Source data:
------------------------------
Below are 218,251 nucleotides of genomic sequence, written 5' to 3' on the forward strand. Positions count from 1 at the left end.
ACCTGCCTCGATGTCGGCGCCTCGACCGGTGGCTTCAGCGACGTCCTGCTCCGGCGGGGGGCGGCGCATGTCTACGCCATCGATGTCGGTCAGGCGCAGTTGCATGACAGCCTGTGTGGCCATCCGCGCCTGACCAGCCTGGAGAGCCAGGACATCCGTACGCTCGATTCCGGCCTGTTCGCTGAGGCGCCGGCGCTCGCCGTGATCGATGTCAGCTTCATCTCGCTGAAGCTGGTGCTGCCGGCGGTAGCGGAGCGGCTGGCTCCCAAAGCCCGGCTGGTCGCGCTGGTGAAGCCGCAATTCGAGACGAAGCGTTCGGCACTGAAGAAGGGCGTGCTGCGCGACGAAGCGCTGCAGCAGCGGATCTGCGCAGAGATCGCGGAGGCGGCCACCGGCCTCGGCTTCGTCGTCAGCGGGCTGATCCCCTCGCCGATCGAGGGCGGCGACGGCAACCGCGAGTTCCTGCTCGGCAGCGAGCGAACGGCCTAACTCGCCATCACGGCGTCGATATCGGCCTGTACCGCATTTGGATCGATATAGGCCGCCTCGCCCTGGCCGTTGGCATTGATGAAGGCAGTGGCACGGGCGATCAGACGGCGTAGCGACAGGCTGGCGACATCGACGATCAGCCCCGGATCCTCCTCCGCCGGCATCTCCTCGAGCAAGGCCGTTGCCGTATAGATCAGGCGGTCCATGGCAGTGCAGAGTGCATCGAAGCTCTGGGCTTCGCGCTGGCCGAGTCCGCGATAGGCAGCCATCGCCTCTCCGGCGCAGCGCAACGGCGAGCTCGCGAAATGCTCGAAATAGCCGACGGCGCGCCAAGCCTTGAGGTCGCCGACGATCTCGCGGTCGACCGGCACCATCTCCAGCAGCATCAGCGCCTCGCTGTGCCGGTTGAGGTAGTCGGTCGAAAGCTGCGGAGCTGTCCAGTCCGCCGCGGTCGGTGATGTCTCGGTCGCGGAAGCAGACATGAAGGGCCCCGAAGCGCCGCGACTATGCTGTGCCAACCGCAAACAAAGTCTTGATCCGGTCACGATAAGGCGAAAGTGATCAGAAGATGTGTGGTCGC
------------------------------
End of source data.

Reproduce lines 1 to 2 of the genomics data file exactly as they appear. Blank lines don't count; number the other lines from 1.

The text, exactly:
Below are 218,251 nucleotides of genomic sequence, written 5' to 3' on the forward strand. Positions count from 1 at the left end.
ACCTGCCTCGATGTCGGCGCCTCGACCGGTGGCTTCAGCGACGTCCTGCTCCGGCGGGGGGCGGCGCATGTCTACGCCATCGATGTCGGTCAGGCGCAGTTGCATGACAGCCTGTGTGGCCATCCGCGCCTGACCAGCCTGGAGAGCCAGGACATCCGTACGCTCGATTCCGGCCTGTTCGCTGAGGCGCCGGCGCTCGCCGTGATCGATGTCAGCTTCATCTCGCTGAAGCTGGTGCTGCCGGCGGTAGCGGAGCGGCTGGCTCCCAAAGCCCGGCTGGTCGCGCTGGTGAAGCCGCAATTCGAGACGAAGCGTTCGGCACTGAAGAAGGGCGTGCTGCGCGACGAAGCGCTGCAGCAGCGGATCTGCGCAGAGATCGCGGAGGCGGCCACCGGCCTCGGCTTCGTCGTCAGCGGGCTGATCCCCTCGCCGATCGAGGGCGGCGACGGCAACCGCGAGTTCCTGCTCGGCAGCGAGCGAACGGCCTAACTCGCCATCACGGCGTCGATATCGGCCTGTACCGCATTTGGATCGATATAGGCCGCCTCGCCCTGGCCGTTGGCATTGATGAAGGCAGTGGCACGGGCGATCAGACGGCGTAGCGACAGGCTGGCGACATCGACGATCAGCCCCGGATCCTCCTCCGCCGGCATCTCCTCGAGCAAGGCCGTTGCCGTATAGATCAGGCGGTCCATGGCAGTGCAGAGTGCATCGAAGCTCTGGGCTTCGCGCTGGCCGAGTCCGCGATAGGCAGCCATCGCCTCTCCGGCGCAGCGCAACGGCGAGCTCGCGAAATGCTCGAAATAGCCGACGGCGCGCCAAGCCTTGAGGTCGCCGACGATCTCGCGGTCGACCGGCACCATCTCCAGCAGCATCAGCGCCTCGCTGTGCCGGTTGAGGTAGTCGGTCGAAAGCTGCGGAGCTGTCCAGTCCGCCGCGGTCGGTGATGTCTCGGTCGCGGAAGCAGACATGAAGGGCCCCGAAGCGCCGCGACTATGCTGTGCCAACCGCAAACAAAGTCTTGATCCGGTCACGATAAGGCGAAAGTGATCAGAAGATGTGTGGTCGC